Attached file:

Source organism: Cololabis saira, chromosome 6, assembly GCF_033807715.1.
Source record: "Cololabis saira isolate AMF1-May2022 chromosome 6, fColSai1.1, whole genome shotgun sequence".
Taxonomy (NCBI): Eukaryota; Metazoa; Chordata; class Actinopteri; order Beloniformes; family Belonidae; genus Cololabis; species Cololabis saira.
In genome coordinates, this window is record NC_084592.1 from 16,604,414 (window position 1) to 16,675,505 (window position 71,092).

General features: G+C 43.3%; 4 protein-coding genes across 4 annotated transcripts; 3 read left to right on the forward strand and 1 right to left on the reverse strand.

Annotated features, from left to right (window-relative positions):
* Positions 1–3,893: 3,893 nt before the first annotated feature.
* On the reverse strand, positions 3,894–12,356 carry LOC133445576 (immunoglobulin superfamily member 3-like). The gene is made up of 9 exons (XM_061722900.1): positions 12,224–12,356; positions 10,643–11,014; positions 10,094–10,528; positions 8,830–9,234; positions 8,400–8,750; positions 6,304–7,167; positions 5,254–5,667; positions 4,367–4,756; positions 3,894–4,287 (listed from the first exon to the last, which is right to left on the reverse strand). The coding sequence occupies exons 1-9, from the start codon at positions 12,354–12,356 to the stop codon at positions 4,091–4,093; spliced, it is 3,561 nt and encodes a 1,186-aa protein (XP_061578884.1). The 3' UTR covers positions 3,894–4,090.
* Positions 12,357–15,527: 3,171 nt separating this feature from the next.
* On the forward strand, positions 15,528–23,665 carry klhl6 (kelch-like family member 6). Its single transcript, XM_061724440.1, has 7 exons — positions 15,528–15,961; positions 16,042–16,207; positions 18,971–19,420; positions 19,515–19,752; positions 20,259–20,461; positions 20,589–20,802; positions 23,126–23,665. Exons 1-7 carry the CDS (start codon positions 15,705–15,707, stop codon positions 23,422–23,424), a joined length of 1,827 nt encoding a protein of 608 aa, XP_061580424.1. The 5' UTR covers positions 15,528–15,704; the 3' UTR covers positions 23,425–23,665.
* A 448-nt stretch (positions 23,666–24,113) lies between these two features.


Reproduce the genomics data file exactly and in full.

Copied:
Source organism: Cololabis saira, chromosome 6, assembly GCF_033807715.1.
Source record: "Cololabis saira isolate AMF1-May2022 chromosome 6, fColSai1.1, whole genome shotgun sequence".
Taxonomy (NCBI): Eukaryota; Metazoa; Chordata; class Actinopteri; order Beloniformes; family Belonidae; genus Cololabis; species Cololabis saira.
In genome coordinates, this window is record NC_084592.1 from 16,604,414 (window position 1) to 16,675,505 (window position 71,092).

General features: G+C 43.3%; 4 protein-coding genes across 4 annotated transcripts; 3 read left to right on the forward strand and 1 right to left on the reverse strand.

Annotated features, from left to right (window-relative positions):
* Positions 1–3,893: 3,893 nt before the first annotated feature.
* On the reverse strand, positions 3,894–12,356 carry LOC133445576 (immunoglobulin superfamily member 3-like). The gene is made up of 9 exons (XM_061722900.1): positions 12,224–12,356; positions 10,643–11,014; positions 10,094–10,528; positions 8,830–9,234; positions 8,400–8,750; positions 6,304–7,167; positions 5,254–5,667; positions 4,367–4,756; positions 3,894–4,287 (listed from the first exon to the last, which is right to left on the reverse strand). The coding sequence occupies exons 1-9, from the start codon at positions 12,354–12,356 to the stop codon at positions 4,091–4,093; spliced, it is 3,561 nt and encodes a 1,186-aa protein (XP_061578884.1). The 3' UTR covers positions 3,894–4,090.
* Positions 12,357–15,527: 3,171 nt separating this feature from the next.
* On the forward strand, positions 15,528–23,665 carry klhl6 (kelch-like family member 6). Its single transcript, XM_061724440.1, has 7 exons — positions 15,528–15,961; positions 16,042–16,207; positions 18,971–19,420; positions 19,515–19,752; positions 20,259–20,461; positions 20,589–20,802; positions 23,126–23,665. Exons 1-7 carry the CDS (start codon positions 15,705–15,707, stop codon positions 23,422–23,424), a joined length of 1,827 nt encoding a protein of 608 aa, XP_061580424.1. The 5' UTR covers positions 15,528–15,704; the 3' UTR covers positions 23,425–23,665.
* A 448-nt stretch (positions 23,666–24,113) lies between these two features.